Projections Central

Occupational employment projections are developed for all states by Labor Market Information (LMI) or individual state Employment Projections offices. All state projections data are available at www.projectionscentral.com. Information on this site allows projected employment growth for an occupation to be compared among states or to be compared within one state. In addition, states may produce projections for areas; there are links to each state’s websites where these data may be retrieved.

CareerOneStop

CareerOneStop includes hundreds of occupational profiles with data available by state and metro area. There are links in the left-hand side menu to compare occupational employment by state and occupational wages by local area or metro area. There is also a salary info tool to search for wages by zip code.

Similar Occupations About this section

This table shows a list of occupations with job duties that are similar to those of respiratory therapists.

Occupation Job Duties ENTRY-LEVEL EDUCATION Help on Entry-Level Education 2021 MEDIAN PAY Help on Median Pay
Athletic trainers Athletic Trainers

Athletic trainers specialize in preventing, diagnosing, and treating muscle and bone injuries and illnesses.

Master's degree $48,420
Exercise Physiologists

Exercise physiologists develop fitness and exercise programs that help injured or sick patients recover.

Bachelor's degree $47,940
Medical and health services managers Medical and Health Services Managers Medical and health services managers plan, direct, and coordinate the business activities of healthcare providers.

Bachelor's degree $101,340
Occupational therapists Occupational Therapists

Occupational therapists treat patients who have injuries, illnesses, or disabilities through the therapeutic use of everyday activities.

Master's degree $85,570
Physical therapists Physical Therapists

Physical therapists help injured or ill people improve movement and manage pain.

Doctoral or professional degree $95,620
Radiation therapists Radiation Therapists

Radiation therapists administer doses of radiation to patients who have cancer or other serious diseases.

Associate's degree $82,790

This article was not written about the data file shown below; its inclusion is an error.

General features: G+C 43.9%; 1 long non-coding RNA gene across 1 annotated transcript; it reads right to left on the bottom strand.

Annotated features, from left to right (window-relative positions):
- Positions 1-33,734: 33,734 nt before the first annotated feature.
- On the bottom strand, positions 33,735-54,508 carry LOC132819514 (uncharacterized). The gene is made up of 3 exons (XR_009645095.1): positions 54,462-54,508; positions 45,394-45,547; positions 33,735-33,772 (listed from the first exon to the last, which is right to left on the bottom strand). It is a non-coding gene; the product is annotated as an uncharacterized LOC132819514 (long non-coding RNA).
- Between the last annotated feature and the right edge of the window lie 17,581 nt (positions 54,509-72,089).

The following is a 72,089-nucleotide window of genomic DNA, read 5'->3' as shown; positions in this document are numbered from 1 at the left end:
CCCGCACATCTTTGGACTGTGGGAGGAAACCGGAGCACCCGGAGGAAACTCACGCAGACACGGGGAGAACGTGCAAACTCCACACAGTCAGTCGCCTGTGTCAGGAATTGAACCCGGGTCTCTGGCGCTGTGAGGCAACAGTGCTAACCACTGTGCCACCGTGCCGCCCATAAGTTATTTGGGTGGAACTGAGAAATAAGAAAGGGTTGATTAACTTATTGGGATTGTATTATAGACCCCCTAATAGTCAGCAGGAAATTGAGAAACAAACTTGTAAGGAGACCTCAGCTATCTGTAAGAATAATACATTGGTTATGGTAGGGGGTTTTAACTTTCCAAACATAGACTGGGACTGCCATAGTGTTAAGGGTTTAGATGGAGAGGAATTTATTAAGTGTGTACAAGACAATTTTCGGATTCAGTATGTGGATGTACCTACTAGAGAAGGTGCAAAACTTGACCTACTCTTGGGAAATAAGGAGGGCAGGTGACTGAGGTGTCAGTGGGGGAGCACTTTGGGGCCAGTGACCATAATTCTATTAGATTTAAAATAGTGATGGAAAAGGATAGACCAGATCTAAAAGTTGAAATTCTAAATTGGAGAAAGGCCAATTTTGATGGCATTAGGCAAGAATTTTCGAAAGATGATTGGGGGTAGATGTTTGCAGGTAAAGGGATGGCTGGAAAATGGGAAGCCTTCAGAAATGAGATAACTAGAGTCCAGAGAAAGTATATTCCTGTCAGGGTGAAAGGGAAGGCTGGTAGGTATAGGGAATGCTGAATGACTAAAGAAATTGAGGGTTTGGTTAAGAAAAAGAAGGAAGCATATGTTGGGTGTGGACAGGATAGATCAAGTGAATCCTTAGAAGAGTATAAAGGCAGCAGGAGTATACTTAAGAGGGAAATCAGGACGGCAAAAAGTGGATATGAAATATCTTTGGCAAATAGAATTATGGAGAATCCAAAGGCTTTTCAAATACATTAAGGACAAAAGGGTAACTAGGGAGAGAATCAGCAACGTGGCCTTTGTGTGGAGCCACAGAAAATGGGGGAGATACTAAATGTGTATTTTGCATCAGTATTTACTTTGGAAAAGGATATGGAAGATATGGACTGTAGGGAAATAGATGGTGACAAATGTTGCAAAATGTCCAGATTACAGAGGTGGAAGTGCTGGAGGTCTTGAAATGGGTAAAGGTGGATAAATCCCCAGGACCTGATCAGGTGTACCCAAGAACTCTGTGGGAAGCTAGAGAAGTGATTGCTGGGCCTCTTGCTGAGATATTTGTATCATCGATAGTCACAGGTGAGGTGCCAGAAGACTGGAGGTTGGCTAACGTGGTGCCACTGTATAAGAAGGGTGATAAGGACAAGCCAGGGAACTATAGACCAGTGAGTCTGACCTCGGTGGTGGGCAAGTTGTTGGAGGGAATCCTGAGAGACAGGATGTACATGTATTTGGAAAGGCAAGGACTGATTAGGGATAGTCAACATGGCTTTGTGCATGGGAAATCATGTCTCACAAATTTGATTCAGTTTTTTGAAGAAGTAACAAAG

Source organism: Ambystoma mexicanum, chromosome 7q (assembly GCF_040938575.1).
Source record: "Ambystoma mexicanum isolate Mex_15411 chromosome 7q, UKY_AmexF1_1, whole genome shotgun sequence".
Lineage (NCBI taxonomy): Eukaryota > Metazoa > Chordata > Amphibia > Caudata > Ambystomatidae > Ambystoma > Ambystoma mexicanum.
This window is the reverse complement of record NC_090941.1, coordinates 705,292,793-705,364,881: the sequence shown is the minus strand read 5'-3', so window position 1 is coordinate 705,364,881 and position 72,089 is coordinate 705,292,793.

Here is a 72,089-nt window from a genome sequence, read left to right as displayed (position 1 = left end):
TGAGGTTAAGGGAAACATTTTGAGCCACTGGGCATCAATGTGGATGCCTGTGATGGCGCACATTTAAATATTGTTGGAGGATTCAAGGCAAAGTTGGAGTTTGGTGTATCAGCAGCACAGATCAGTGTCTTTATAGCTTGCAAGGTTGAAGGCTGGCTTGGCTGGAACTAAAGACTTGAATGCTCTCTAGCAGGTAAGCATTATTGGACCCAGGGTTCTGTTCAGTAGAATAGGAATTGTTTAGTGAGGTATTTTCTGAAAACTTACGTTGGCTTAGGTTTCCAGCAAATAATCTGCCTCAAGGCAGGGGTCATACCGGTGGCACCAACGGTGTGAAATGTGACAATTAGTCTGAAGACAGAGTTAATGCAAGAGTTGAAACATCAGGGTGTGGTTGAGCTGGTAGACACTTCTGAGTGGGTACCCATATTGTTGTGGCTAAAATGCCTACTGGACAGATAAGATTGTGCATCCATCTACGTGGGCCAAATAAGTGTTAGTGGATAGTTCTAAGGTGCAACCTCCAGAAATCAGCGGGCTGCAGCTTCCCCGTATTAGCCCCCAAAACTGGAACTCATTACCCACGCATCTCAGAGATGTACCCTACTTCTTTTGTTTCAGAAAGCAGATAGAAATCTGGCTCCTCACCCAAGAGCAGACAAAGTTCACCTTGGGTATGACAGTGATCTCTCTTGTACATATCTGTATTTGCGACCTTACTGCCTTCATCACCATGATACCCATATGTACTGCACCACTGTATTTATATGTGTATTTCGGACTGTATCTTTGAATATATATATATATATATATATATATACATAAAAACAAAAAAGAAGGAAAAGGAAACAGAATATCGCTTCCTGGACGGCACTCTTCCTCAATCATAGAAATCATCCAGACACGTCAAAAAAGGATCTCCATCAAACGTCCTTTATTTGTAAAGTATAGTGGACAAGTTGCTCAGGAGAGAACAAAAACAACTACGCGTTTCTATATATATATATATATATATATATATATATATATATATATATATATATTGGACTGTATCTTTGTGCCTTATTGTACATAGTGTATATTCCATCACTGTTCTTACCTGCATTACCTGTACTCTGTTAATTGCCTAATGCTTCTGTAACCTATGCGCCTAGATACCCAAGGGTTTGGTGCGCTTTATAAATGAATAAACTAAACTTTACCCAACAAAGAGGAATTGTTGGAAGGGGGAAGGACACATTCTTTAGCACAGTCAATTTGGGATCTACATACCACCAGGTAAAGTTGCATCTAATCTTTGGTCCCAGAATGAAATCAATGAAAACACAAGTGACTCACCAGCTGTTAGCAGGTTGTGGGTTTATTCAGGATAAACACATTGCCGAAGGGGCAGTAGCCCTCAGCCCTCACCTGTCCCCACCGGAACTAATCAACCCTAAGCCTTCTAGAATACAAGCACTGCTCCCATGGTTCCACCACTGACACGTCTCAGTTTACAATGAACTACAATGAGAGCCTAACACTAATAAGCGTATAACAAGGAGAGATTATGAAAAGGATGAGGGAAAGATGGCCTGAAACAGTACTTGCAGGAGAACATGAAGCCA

Registered nurses Registered Nurses

Registered nurses (RNs) provide and coordinate patient care and educate patients and the public about various health conditions.

Bachelor's degree $77,600
Speech-language pathologists Speech-Language Pathologists

Speech-language pathologists assess, diagnose, treat, and help to prevent communication and swallowing disorders in children and adults.

Master's degree $79,060
Suggested citation:

Bureau of Labor Statistics, U.S. Department of Labor, Occupational Outlook Handbook, Respiratory Therapists,
at https://www.bls.gov/ooh/healthcare/respiratory-therapists.htm (visited September 08, 2022).

Last Modified Date: Thursday, September 8, 2022

What They Do

The What They Do tab describes the typical duties and responsibilities of workers in the occupation, including what tools and equipment they use and how closely they are supervised. This tab also covers different types of occupational specialties.

Work Environment

The Work Environment tab includes the number of jobs held in the occupation and describes the workplace, the level of physical activity expected, and typical hours worked. It may also discuss the major industries that employed the occupation. This tab may also describe opportunities for part-time work, the amount and type of travel required, any safety equipment that is used, and the risk of injury that workers may face.

How to Become One

The How to Become One tab describes how to prepare for a job in the occupation. This tab can include information on education, training, work experience, licensing and certification, and important qualities that are required or helpful for entering or working in the occupation.